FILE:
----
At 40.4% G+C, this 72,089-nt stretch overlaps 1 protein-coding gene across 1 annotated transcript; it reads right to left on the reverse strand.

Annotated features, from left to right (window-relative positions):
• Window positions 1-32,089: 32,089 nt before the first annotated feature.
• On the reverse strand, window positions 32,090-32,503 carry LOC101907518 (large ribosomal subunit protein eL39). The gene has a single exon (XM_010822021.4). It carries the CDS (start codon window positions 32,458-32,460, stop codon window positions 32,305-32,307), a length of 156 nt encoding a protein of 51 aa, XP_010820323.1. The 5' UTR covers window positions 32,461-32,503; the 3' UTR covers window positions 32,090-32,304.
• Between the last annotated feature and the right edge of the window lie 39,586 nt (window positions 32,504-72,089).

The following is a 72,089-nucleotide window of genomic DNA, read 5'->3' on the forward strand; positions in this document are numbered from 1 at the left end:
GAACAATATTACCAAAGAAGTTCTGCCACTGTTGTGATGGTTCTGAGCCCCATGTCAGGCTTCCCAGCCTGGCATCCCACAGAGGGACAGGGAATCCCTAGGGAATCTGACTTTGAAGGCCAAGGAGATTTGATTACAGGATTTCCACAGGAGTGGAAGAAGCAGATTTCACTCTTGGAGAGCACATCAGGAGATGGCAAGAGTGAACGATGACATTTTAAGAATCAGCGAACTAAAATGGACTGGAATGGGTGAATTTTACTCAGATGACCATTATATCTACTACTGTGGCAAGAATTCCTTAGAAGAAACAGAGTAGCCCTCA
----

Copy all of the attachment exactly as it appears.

At 40.4% G+C, this 72,089-nt stretch overlaps 1 protein-coding gene across 1 annotated transcript; it reads right to left on the reverse strand.

Annotated features, from left to right (window-relative positions):
• Window positions 1-32,089: 32,089 nt before the first annotated feature.
• On the reverse strand, window positions 32,090-32,503 carry LOC101907518 (large ribosomal subunit protein eL39). The gene has a single exon (XM_010822021.4). It carries the CDS (start codon window positions 32,458-32,460, stop codon window positions 32,305-32,307), a length of 156 nt encoding a protein of 51 aa, XP_010820323.1. The 5' UTR covers window positions 32,461-32,503; the 3' UTR covers window positions 32,090-32,304.
• Between the last annotated feature and the right edge of the window lie 39,586 nt (window positions 32,504-72,089).

The following is a 72,089-nucleotide window of genomic DNA, read 5'->3' on the forward strand; positions in this document are numbered from 1 at the left end:
GAACAATATTACCAAAGAAGTTCTGCCACTGTTGTGATGGTTCTGAGCCCCATGTCAGGCTTCCCAGCCTGGCATCCCACAGAGGGACAGGGAATCCCTAGGGAATCTGACTTTGAAGGCCAAGGAGATTTGATTACAGGATTTCCACAGGAGTGGAAGAAGCAGATTTCACTCTTGGAGAGCACATCAGGAGATGGCAAGAGTGAACGATGACATTTTAAGAATCAGCGAACTAAAATGGACTGGAATGGGTGAATTTTACTCAGATGACCATTATATCTACTACTGTGGCAAGAATTCCTTAGAAGAAACAGAGTAGCCCTCA